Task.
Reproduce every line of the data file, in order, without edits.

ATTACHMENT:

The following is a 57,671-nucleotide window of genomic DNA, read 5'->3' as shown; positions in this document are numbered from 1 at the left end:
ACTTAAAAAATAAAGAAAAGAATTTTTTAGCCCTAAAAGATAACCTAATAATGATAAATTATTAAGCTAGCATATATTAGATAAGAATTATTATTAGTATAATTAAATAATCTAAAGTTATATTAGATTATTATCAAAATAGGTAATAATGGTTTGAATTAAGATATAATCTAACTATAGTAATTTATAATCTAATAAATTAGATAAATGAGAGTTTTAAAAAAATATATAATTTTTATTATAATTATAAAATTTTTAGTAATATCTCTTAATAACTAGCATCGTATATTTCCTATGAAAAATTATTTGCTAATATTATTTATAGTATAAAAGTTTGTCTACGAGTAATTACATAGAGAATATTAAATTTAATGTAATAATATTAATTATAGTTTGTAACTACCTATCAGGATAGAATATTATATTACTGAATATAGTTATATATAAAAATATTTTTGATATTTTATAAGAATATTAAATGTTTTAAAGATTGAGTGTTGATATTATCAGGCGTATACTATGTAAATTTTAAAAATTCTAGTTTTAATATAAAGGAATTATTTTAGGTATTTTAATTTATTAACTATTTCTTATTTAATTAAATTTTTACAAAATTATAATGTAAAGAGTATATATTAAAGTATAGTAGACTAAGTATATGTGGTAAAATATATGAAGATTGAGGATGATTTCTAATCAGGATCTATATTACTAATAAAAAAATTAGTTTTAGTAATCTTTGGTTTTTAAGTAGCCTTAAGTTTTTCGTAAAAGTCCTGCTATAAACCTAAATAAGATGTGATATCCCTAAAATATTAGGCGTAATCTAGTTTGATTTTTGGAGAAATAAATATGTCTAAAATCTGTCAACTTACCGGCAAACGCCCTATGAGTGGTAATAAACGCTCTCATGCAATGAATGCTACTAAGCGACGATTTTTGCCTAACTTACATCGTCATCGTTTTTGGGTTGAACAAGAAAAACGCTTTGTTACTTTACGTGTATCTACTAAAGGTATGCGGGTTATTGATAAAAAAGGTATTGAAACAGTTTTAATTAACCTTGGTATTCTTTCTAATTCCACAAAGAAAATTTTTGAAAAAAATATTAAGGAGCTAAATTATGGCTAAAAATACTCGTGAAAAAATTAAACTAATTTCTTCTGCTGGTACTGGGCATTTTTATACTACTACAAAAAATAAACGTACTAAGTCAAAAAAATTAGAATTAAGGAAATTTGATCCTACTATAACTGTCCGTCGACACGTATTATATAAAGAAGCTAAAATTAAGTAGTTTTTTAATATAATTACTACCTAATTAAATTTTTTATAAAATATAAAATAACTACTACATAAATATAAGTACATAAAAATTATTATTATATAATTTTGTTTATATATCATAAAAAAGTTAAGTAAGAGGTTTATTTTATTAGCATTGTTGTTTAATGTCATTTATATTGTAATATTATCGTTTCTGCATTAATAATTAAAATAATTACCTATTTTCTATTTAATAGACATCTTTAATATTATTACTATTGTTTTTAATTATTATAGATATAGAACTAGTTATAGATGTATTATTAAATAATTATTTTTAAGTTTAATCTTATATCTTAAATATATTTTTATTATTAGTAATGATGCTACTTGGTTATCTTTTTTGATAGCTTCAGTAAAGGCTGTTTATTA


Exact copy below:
The following is a 57,671-nucleotide window of genomic DNA, read 5'->3' as shown; positions in this document are numbered from 1 at the left end:
ACTTAAAAAATAAAGAAAAGAATTTTTTAGCCCTAAAAGATAACCTAATAATGATAAATTATTAAGCTAGCATATATTAGATAAGAATTATTATTAGTATAATTAAATAATCTAAAGTTATATTAGATTATTATCAAAATAGGTAATAATGGTTTGAATTAAGATATAATCTAACTATAGTAATTTATAATCTAATAAATTAGATAAATGAGAGTTTTAAAAAAATATATAATTTTTATTATAATTATAAAATTTTTAGTAATATCTCTTAATAACTAGCATCGTATATTTCCTATGAAAAATTATTTGCTAATATTATTTATAGTATAAAAGTTTGTCTACGAGTAATTACATAGAGAATATTAAATTTAATGTAATAATATTAATTATAGTTTGTAACTACCTATCAGGATAGAATATTATATTACTGAATATAGTTATATATAAAAATATTTTTGATATTTTATAAGAATATTAAATGTTTTAAAGATTGAGTGTTGATATTATCAGGCGTATACTATGTAAATTTTAAAAATTCTAGTTTTAATATAAAGGAATTATTTTAGGTATTTTAATTTATTAACTATTTCTTATTTAATTAAATTTTTACAAAATTATAATGTAAAGAGTATATATTAAAGTATAGTAGACTAAGTATATGTGGTAAAATATATGAAGATTGAGGATGATTTCTAATCAGGATCTATATTACTAATAAAAAAATTAGTTTTAGTAATCTTTGGTTTTTAAGTAGCCTTAAGTTTTTCGTAAAAGTCCTGCTATAAACCTAAATAAGATGTGATATCCCTAAAATATTAGGCGTAATCTAGTTTGATTTTTGGAGAAATAAATATGTCTAAAATCTGTCAACTTACCGGCAAACGCCCTATGAGTGGTAATAAACGCTCTCATGCAATGAATGCTACTAAGCGACGATTTTTGCCTAACTTACATCGTCATCGTTTTTGGGTTGAACAAGAAAAACGCTTTGTTACTTTACGTGTATCTACTAAAGGTATGCGGGTTATTGATAAAAAAGGTATTGAAACAGTTTTAATTAACCTTGGTATTCTTTCTAATTCCACAAAGAAAATTTTTGAAAAAAATATTAAGGAGCTAAATTATGGCTAAAAATACTCGTGAAAAAATTAAACTAATTTCTTCTGCTGGTACTGGGCATTTTTATACTACTACAAAAAATAAACGTACTAAGTCAAAAAAATTAGAATTAAGGAAATTTGATCCTACTATAACTGTCCGTCGACACGTATTATATAAAGAAGCTAAAATTAAGTAGTTTTTTAATATAATTACTACCTAATTAAATTTTTTATAAAATATAAAATAACTACTACATAAATATAAGTACATAAAAATTATTATTATATAATTTTGTTTATATATCATAAAAAAGTTAAGTAAGAGGTTTATTTTATTAGCATTGTTGTTTAATGTCATTTATATTGTAATATTATCGTTTCTGCATTAATAATTAAAATAATTACCTATTTTCTATTTAATAGACATCTTTAATATTATTACTATTGTTTTTAATTATTATAGATATAGAACTAGTTATAGATGTATTATTAAATAATTATTTTTAAGTTTAATCTTATATCTTAAATATATTTTTATTATTAGTAATGATGCTACTTGGTTATCTTTTTTGATAGCTTCAGTAAAGGCTGTTTATTA